Business, College of
The Effects of Leader Behavior on Follower Ethical Behavior: Examining the Mediating Roles of Ethical Efficacy and Moral Disengagement
Date of this Version
Palmer, N. F. (2013). The effects of leader behavior on follower ethical behavior: Examining the mediating roles of ethical efficacy and moral disengagement. Ph.D. dissertation. University of Nebraska.
Recent ethical scandals in organizations are often cited when pointing to leaders as the culprits who foster corruption in their organization; however, little empirical work examines the individual processes through which leaders may influence follower ethical decision-making and behavior. Drawing from principles of social cognitive theory and self-efficacy theory (Bandura, 1986, 1997), moral self-regulatory capacities are presented as a means by which leaders may influence followers. Specifically, I hypothesize that leader influence on follower (un)ethical behavior is mediated through follower ethical efficacy beliefs and moral disengagement processes. I also suggest that ethical efficacy interacts with ethical leadership to influence behavior. Finally, I propose that the mediating influence of moral disengagement is moderated by ethical efficacy beliefs. Using an experimental manipulation and a sample drawn from a military context, this study examines the influence of leaders on follower ethical efficacy, moral disengagement and subsequent behavior. Results indicate that leader behavior influences the ethical efficacy beliefs of followers. Findings also show that moral disengagement mediates the relationship between leader behavior and follower (un)ethical behavior. However, moderated-mediation analyses show that indirect effects of moral disengagement depend upon levels of follower ethical efficacy beliefs. Theoretical and practical implications for ethical leadership and ethical decision-making research are discussed, and directions for future research are recommended.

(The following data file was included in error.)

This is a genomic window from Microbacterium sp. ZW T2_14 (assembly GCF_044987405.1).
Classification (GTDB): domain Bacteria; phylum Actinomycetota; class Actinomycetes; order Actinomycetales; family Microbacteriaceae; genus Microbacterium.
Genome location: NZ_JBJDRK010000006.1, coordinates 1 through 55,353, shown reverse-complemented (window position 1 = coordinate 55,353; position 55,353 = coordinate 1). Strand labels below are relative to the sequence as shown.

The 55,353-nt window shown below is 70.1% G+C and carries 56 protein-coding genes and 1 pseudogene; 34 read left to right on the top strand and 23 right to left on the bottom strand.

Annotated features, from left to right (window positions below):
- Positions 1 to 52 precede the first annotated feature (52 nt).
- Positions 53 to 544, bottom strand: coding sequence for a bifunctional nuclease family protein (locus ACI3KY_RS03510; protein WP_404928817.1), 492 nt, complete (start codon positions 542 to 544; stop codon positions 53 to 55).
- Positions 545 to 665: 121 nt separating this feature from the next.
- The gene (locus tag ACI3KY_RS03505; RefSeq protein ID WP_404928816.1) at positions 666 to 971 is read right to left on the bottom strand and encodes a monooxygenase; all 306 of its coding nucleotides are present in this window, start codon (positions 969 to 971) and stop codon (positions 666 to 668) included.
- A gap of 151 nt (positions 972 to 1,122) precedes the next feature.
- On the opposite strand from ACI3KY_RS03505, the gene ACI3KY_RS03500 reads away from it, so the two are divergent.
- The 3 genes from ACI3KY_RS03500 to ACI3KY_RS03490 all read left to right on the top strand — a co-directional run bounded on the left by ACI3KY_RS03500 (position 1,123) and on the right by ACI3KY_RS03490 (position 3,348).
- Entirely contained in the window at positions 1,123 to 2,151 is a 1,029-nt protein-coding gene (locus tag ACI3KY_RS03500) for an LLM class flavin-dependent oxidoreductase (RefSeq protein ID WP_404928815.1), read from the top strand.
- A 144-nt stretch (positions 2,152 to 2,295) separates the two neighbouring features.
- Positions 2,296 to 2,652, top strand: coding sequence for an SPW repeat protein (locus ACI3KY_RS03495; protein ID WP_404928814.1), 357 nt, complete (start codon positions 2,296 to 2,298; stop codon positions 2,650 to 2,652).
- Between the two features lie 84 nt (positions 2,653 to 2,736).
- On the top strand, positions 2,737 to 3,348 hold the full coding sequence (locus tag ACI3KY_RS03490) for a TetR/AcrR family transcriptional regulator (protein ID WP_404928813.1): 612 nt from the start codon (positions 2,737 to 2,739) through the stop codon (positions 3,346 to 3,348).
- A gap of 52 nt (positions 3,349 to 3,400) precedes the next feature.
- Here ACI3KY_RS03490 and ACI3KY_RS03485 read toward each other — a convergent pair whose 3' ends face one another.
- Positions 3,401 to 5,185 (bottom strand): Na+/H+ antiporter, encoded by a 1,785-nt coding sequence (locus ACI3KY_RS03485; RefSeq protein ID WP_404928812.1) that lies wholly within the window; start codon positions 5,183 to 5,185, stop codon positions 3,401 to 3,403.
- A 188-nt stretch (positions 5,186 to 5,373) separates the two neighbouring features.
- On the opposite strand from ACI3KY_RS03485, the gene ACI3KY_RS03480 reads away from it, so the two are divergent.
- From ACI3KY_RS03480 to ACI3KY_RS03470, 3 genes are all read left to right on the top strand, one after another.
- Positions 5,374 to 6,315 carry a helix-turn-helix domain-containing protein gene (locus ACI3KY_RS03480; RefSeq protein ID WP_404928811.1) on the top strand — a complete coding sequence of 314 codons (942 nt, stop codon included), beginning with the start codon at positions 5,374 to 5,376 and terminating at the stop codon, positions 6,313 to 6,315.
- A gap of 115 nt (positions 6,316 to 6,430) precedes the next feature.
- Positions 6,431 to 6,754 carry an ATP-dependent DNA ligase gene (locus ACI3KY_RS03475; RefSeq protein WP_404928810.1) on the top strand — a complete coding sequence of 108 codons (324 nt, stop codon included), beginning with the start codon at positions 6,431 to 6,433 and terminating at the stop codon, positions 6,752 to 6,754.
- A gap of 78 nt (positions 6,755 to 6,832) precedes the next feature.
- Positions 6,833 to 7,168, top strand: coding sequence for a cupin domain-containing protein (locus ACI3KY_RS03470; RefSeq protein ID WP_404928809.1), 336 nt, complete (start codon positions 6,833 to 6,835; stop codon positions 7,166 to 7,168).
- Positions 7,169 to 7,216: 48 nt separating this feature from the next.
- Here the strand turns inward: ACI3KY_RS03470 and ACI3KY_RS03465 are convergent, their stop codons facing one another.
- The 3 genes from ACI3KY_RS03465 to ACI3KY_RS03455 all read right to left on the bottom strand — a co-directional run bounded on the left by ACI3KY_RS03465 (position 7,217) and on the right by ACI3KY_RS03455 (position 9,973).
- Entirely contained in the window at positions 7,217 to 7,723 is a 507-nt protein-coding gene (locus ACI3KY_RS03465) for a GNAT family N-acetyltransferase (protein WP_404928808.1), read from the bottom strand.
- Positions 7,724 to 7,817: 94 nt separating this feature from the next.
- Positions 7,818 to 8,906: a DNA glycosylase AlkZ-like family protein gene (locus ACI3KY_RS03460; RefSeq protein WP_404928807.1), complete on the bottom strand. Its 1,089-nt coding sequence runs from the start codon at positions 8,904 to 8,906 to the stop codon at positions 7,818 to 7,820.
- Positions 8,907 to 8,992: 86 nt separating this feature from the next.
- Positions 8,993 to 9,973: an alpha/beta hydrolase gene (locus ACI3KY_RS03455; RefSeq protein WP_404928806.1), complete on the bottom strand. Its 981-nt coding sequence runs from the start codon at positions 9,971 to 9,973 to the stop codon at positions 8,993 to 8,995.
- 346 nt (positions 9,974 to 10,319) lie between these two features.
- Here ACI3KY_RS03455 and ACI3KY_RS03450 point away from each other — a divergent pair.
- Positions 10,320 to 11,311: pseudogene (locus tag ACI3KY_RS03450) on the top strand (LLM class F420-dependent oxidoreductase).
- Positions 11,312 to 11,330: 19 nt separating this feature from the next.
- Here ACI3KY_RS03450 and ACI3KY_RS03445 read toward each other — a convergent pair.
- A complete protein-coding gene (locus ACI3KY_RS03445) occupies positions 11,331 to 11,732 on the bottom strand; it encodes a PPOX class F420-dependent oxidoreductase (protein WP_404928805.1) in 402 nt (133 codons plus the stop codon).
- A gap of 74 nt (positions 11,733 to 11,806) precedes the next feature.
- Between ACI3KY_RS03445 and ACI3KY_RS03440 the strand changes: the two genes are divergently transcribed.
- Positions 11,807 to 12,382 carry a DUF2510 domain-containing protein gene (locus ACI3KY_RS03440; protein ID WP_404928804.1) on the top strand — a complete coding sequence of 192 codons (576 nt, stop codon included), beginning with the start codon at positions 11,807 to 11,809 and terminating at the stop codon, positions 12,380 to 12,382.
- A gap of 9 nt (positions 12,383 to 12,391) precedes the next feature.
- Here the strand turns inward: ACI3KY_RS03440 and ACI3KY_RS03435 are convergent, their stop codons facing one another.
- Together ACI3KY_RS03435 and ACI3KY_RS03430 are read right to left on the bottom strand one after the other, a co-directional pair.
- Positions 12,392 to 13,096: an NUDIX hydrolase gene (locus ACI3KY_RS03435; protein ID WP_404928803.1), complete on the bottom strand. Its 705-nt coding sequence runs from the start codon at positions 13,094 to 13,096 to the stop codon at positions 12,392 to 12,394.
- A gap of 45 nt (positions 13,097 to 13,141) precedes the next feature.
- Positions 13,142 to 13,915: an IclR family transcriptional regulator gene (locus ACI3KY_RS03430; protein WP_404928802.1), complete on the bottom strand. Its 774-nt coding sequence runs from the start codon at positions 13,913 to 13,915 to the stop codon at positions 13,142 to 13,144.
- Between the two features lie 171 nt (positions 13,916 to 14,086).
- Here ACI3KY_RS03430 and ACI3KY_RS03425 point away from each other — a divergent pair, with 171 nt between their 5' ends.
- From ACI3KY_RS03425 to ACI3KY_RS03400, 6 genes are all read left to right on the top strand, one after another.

Advisor: Mary Uhl-Bien
Business Law, Public Responsibility, and Ethics Commons, Industrial and Organizational Psychology Commons, Organizational Behavior and Theory Commons
A DISSERTATION Presented to the Faculty of The Graduate College at the University of Nebraska In Partial Fulfillment of Requirements For the Degree of Doctor of Philosophy, Major: Business, Under the Supervision of Professor Mary Uhl-Bien. Lincoln, Nebraska: July, 2013
Copyright (c) 2013 Noel F. Palmer